Here’s a paper I presented back in September 2015. The paper was published in a book, The Gender Conversation, in 2016. Just recently, the book has been made available as an affordable e-book.
Not all first-century women fit the stereotype of being hidden and housebound. Some were influential and prominent in society and in the church.
Last Monday I chatted with Ashley Easter and Charlie Olivia Grantham about Ephesians 5 and a little bit about my marriage. Here are links to a 16-minute podcast of our conversation.
This is a somewhat technical look at the word presbyteroi (“elders”) in New Testament letters, including the presbyterai (“women elders”) 1 Timothy 5:2.
Three times this past week I’ve been in online conversations where a person has stated that women were not leaders or elders in early churches. Was this really the case?
I’ve been using the Common English Bible and was surprised to read God say to the snake, “They will strike your head.” Other translations of Genesis 3:15 have he, she or it will strike. What is the correct understanding of who will attack the serpent? Is it us?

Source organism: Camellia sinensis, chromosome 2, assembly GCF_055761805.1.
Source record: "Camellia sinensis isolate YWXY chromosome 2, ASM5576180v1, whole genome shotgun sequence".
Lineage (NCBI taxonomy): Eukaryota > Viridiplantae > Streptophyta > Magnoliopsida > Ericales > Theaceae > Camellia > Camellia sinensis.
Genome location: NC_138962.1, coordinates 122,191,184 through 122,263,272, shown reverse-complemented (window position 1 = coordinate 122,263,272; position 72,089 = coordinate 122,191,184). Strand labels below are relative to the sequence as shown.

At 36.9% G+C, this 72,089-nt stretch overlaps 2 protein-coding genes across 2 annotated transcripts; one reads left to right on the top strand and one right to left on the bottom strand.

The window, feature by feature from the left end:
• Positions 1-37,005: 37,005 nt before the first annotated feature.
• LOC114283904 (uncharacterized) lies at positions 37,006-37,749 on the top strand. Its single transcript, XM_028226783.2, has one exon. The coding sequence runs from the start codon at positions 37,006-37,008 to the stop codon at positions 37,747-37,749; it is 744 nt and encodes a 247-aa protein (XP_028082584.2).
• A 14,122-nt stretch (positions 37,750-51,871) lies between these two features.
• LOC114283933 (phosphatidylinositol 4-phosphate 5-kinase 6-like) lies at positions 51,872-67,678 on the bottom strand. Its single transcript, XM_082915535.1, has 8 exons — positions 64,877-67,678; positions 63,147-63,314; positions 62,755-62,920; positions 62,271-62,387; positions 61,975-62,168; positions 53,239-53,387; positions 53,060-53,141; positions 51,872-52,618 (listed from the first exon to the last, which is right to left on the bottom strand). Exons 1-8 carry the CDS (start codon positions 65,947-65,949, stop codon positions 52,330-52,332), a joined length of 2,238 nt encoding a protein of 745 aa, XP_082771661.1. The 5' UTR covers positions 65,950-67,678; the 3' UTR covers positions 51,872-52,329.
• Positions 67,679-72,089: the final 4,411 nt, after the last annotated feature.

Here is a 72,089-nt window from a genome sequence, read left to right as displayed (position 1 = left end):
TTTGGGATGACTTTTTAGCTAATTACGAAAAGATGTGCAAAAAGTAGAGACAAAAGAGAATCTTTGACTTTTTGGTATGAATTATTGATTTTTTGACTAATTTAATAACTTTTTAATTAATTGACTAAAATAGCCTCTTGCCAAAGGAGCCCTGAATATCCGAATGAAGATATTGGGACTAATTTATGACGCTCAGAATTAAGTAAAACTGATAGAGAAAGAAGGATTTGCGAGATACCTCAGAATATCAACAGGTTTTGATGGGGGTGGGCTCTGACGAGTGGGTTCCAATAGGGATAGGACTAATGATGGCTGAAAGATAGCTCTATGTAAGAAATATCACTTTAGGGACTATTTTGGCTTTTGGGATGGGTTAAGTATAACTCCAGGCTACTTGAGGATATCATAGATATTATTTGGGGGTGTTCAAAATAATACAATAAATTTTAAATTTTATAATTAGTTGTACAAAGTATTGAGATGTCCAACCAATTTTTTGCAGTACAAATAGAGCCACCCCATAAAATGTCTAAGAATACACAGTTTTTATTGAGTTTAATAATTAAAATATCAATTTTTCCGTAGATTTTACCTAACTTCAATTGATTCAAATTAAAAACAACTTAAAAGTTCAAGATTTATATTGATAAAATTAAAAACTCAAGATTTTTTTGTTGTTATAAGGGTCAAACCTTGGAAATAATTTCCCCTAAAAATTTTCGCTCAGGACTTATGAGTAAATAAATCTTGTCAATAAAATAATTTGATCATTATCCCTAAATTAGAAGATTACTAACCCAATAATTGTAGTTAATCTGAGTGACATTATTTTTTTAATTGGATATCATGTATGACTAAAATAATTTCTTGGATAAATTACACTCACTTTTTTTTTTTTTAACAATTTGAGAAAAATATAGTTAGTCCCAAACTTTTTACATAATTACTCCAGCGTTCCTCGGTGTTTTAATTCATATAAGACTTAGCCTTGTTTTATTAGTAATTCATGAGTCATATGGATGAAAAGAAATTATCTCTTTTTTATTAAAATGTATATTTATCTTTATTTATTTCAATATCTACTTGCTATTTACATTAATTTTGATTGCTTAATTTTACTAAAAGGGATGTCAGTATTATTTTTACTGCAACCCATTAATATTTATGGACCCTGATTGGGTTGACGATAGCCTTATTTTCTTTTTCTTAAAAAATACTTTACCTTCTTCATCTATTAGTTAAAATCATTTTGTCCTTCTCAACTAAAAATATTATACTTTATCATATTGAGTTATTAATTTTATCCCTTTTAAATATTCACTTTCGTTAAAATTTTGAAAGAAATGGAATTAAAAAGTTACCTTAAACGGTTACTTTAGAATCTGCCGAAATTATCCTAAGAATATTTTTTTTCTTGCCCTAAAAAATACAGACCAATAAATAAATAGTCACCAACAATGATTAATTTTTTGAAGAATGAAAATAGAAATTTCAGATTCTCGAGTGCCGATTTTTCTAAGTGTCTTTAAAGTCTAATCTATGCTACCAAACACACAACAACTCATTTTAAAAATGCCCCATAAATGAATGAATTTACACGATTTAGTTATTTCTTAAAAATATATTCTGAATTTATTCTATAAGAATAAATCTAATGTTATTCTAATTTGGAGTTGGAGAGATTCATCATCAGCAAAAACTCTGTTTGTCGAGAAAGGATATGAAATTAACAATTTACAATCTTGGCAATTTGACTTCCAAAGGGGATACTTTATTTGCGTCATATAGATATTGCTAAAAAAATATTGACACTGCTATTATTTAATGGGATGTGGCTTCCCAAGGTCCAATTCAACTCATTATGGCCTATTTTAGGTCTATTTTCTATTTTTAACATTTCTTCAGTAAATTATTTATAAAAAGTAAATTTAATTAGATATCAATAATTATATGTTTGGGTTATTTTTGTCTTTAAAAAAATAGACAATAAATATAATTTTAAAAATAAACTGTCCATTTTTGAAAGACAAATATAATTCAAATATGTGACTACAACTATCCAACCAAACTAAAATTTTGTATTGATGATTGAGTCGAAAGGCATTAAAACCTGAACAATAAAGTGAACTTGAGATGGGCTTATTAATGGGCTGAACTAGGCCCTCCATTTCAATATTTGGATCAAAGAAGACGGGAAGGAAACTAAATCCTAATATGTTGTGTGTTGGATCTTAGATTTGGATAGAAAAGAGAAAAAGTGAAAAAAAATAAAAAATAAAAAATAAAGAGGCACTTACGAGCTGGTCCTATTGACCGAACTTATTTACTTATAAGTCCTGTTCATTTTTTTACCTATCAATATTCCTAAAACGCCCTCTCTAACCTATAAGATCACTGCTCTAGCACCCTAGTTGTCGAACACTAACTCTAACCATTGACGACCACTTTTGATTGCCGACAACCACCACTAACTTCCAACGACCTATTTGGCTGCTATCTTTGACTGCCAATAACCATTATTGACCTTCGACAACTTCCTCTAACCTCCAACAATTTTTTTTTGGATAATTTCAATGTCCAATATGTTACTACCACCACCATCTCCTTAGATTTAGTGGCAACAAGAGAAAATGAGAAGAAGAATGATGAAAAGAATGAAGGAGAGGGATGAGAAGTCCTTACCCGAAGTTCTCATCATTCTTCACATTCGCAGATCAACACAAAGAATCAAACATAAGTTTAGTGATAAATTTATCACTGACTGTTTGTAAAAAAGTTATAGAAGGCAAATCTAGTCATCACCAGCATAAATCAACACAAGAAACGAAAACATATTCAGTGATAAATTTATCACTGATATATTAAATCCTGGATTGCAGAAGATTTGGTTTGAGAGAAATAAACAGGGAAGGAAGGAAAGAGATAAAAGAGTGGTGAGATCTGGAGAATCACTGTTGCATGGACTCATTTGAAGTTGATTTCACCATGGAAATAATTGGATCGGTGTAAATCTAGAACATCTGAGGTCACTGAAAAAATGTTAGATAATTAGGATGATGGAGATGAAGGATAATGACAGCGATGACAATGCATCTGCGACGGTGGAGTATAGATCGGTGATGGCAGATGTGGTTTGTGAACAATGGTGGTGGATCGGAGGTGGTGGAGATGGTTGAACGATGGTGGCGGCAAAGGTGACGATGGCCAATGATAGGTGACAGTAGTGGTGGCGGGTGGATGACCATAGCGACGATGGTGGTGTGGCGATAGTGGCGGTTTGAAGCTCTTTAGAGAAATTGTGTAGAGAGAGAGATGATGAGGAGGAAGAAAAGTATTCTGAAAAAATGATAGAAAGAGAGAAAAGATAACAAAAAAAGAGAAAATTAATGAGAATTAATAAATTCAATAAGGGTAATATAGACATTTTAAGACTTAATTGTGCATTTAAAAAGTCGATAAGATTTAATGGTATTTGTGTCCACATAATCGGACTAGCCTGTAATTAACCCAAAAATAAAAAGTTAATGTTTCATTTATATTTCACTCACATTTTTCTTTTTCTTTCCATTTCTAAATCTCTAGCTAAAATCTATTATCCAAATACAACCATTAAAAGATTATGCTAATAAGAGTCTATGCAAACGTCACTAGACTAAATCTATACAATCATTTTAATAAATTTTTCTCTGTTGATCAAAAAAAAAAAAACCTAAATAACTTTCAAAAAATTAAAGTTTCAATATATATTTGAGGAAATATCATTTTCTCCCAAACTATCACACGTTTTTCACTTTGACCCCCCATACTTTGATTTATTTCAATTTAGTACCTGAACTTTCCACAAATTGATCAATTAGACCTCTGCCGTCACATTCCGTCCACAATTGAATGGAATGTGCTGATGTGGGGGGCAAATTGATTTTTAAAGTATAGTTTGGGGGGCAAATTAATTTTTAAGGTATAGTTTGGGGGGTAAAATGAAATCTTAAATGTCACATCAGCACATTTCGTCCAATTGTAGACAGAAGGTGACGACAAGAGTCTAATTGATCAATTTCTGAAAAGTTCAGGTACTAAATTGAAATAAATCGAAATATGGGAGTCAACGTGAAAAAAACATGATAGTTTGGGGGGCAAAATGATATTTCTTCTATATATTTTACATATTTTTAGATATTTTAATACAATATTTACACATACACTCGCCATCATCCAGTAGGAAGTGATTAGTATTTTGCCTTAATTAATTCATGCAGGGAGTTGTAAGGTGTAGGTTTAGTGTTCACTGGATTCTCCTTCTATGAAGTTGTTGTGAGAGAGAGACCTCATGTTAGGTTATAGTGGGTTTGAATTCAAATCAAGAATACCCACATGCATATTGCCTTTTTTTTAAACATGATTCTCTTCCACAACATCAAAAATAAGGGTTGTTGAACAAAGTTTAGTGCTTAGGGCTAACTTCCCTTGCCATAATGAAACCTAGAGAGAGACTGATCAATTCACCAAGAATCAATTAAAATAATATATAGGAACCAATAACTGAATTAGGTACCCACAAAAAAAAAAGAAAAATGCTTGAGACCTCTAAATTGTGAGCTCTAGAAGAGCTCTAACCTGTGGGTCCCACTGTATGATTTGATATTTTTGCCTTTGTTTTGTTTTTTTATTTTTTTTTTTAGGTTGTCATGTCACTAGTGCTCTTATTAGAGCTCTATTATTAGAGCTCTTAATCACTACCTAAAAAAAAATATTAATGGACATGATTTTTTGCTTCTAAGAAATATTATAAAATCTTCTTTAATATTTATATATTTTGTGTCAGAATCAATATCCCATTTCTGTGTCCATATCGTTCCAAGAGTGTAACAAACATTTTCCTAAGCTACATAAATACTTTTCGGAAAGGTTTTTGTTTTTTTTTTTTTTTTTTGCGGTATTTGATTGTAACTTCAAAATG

There were powerful women in Bible times. Some were godly, others were not. This article looks especially at the Queen of Sheba and at Berenice who is mentioned in Acts.
Apphia, a woman, is greeted by Paul in his letter to Philemon. What was her role or position at Colossae? Was she Philemon’s wife or another Phoebe?
Is the Hebrew word teshuqah, traditionally translated as “desire” in Genesis 3:16, better translated as “single-minded concentration” or “devotion”?
Is 1 Timothy 2:13 (“For Adam was formed first and then Eve”) a reason for the prohibition in 1 Timothy 2:12? Does the created order disqualify women from teaching and leading men?